Middle-east Arab News Opinion | Asharq Al-awsat

US envoy faces stalemate with Israel, Palestinians - ASHARQ AL-AWSAT English Archive
Select Page
In this photo released by the Israeli Government Press Office, Israeli Prime Minister Benjamin Netanyahu (R) and U.S. Mideast envoy George Mitchell meet in Jerusalem, Sept. 18, 2009 (AP)

In this photo released by the Israeli Government Press Office, Israeli Prime Minister Benjamin Netanyahu (R) and U.S. Mideast envoy George Mitchell meet in Jerusalem, Sept. 18, 2009 (AP)

JERUSALEM, (Reuters) – A burst of shuttle diplomacy by U.S. President Barack Obama’s Middle East envoy on Friday did not produce immediate results, with Palestinian and Israeli leaders still at odds over terms for resuming direct talks.

An Israeli official said after envoy George Mitchell met Prime Minister Benjamin Netanyahu in Jerusalem that Israel might freeze settlements in the West Bank for longer than the six months it previously suggested, but not for as long as a year.

“Israel will agree to extend the freeze beyond six months — possibly nine months, but less than a year,” the official told reporters, speaking on condition of anonymity. However, Palestinian negotiator Saeb Erekat, speaking after a later meeting between Mitchell and President Mahmoud Abbas in the nearby West Bank city of Ramallah, told reporters: “Mitchell’s shuttle visit has ended without agreement. “There is no agreement yet with the Israeli side and no middle ground solution,” Erekat said as Mitchell headed back to Jerusalem for a planned further meeting with Netanyahu.

Mitchell was due to head home later on Friday.

Abbas has demanded a full halt to settlement expansion in the West Bank and East Jerusalem as a condition for resuming negotiations on a final peace settlement that were broken off in December. Obama has endorsed that call, urging both sides to meet the terms of a 2003 U.S.-backed “road map” for peace.

Netanyahu has ruled out stopping construction in East Jerusalem and wants settlements in the West Bank to be able to grow to accommodate the expanding families of current settlers.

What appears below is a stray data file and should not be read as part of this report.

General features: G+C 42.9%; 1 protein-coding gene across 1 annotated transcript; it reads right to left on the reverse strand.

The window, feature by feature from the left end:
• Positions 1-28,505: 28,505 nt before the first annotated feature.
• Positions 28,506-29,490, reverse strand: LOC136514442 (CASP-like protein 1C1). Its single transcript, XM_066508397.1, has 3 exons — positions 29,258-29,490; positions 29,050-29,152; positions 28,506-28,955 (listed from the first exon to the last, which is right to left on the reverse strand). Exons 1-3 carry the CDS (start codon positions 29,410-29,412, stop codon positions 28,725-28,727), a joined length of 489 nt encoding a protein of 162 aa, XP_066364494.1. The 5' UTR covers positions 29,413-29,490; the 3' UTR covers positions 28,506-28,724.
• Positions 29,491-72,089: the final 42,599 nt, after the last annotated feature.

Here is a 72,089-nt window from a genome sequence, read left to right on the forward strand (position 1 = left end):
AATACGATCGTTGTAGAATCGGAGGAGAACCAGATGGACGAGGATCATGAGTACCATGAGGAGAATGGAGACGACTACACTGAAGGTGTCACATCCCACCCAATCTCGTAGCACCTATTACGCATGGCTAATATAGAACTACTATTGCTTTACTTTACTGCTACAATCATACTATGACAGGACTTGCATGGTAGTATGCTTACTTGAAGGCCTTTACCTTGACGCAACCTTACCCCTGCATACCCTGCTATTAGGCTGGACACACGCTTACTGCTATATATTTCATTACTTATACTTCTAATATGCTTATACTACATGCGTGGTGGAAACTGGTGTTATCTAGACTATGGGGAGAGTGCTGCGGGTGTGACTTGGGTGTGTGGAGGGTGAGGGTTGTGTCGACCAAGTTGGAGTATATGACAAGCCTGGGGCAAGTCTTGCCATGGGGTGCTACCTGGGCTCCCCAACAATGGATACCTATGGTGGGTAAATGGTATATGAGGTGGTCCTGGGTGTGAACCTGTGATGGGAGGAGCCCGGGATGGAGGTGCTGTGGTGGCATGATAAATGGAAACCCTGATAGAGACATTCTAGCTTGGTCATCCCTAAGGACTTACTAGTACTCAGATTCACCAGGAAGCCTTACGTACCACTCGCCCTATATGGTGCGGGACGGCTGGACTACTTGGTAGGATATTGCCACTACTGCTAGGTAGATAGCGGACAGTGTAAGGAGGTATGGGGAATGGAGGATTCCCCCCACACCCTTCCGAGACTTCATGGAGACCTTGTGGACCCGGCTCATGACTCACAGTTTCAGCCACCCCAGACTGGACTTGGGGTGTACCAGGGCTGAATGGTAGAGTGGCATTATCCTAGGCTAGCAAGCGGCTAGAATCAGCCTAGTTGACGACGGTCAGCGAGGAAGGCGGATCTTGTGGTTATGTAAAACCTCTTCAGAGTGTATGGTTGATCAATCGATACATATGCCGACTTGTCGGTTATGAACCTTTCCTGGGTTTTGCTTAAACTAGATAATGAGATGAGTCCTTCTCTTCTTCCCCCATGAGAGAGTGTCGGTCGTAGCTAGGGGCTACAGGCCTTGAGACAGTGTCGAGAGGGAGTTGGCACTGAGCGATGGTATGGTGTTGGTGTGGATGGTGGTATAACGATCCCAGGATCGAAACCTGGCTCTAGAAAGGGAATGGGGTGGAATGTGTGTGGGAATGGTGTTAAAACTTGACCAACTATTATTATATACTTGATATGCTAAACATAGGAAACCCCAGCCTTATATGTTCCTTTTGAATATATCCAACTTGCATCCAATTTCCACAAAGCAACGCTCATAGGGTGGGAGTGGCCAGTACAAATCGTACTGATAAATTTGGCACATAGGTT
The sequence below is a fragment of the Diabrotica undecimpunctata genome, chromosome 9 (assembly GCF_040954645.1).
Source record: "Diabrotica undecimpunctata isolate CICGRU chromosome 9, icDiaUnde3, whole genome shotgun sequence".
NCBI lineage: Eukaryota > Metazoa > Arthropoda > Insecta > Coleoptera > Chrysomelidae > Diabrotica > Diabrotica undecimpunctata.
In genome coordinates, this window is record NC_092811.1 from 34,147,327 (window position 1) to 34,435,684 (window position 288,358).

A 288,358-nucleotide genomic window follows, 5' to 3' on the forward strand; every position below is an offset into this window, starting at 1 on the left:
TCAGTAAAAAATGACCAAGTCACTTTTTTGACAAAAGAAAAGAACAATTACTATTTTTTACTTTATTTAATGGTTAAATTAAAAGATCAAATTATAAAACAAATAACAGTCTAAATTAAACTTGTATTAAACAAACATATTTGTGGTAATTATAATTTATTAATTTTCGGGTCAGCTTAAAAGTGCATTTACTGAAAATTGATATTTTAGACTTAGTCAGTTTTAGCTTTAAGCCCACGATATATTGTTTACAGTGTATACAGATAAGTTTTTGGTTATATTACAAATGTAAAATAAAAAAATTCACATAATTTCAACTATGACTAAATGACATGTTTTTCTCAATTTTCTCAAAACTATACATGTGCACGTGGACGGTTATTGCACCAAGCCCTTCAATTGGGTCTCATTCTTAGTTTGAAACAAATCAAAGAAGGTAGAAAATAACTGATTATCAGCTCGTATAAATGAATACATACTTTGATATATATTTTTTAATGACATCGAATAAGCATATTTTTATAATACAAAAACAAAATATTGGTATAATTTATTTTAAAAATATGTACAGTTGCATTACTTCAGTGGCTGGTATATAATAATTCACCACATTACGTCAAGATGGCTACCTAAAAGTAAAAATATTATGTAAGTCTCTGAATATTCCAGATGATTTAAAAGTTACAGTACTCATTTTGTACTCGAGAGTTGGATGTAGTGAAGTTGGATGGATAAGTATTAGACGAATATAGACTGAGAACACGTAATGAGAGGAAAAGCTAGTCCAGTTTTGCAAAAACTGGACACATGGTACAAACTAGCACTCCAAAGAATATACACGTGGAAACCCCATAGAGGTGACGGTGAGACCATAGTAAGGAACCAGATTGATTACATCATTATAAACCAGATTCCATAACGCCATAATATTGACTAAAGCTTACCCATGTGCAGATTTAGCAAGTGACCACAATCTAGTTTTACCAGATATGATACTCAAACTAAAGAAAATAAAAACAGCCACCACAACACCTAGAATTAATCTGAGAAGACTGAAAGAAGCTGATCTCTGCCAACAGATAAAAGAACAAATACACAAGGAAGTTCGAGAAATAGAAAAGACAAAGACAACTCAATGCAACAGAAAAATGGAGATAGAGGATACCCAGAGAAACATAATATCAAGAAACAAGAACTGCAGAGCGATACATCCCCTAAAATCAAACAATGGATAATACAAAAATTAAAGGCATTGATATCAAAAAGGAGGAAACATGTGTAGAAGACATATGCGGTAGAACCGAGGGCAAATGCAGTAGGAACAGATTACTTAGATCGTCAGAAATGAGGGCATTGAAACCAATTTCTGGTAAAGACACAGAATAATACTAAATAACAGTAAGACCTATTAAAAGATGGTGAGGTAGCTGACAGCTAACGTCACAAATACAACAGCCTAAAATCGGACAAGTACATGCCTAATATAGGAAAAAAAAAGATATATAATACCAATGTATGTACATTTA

With both sides heading into respective public holidays — the Jewish New Year and Muslim Eid al-Fitr — the former senator is on a tight deadline to persuade the two leaders to join Obama at a possible trilateral meeting in New York, when all three are to attend next week’s General Assembly of the United Nations.

Erekat said such a meeting was still possible — but would be “meaningless” with a change in position by Netanyahu. Both Palestinian and Israeli officials acknowledge that it will be hard for their leaders to refuse an invitation from Obama, who has pledged to work to settle six decades of conflict as part of efforts to stabilise the Middle East as a whole. However, there is little indication that Netanyahu, whose coalition has support from West Bank settlers, will offer more than a temporary freeze in construction lasting some months.

A further key issue is Israeli reluctance to commit to a target schedule for reaching a final settlement, possibly in no more than two years, that would create a Palestinian state.

Abbas, facing a strong challenge from the Islamist movement Hamas which controls the Gaza Strip, has rejected suggestions that he negotiate possible temporary arrangements with Israel.

A Palestinian woman who was denied entry by Israeli security officers stands by the controversial Israeli barrier at Qalandiya checkpoint near the West Bank city of Ramallah, September 18, 2009 (REUTERS)

A Palestinian woman who was denied entry by Israeli security officers stands by the controversial Israeli barrier at Qalandiya checkpoint near the West Bank city of Ramallah, September 18, 2009 (REUTERS)

A Palestinian man and an Israeli soldier argue at the Bethlehem checkpoint after the soldier prevented the man from crossing into Jerusalem to attend the fourth and last Friday prayers of the Muslim holy month of Ramadan, Sept. 18, 2009 (AP)

A Palestinian man and an Israeli soldier argue at the Bethlehem checkpoint after the soldier prevented the man from crossing into Jerusalem to attend the fourth and last Friday prayers of the Muslim holy month of Ramadan, Sept. 18, 2009 (AP)

Asharq Al-Awsat

Asharq Al-Awsat

Asharq Al-Awsat is the world’s premier pan-Arab daily newspaper, printed simultaneously each day on four continents in 14 cities. Launched in London in 1978, Asharq Al-Awsat has established itself as the decisive publication on pan-Arab and international affairs, offering its readers in-depth analysis and exclusive editorials, as well as the most comprehensive coverage of the entire Arab world.

More Posts

Follow Me:
FacebookGoogle PlusYouTube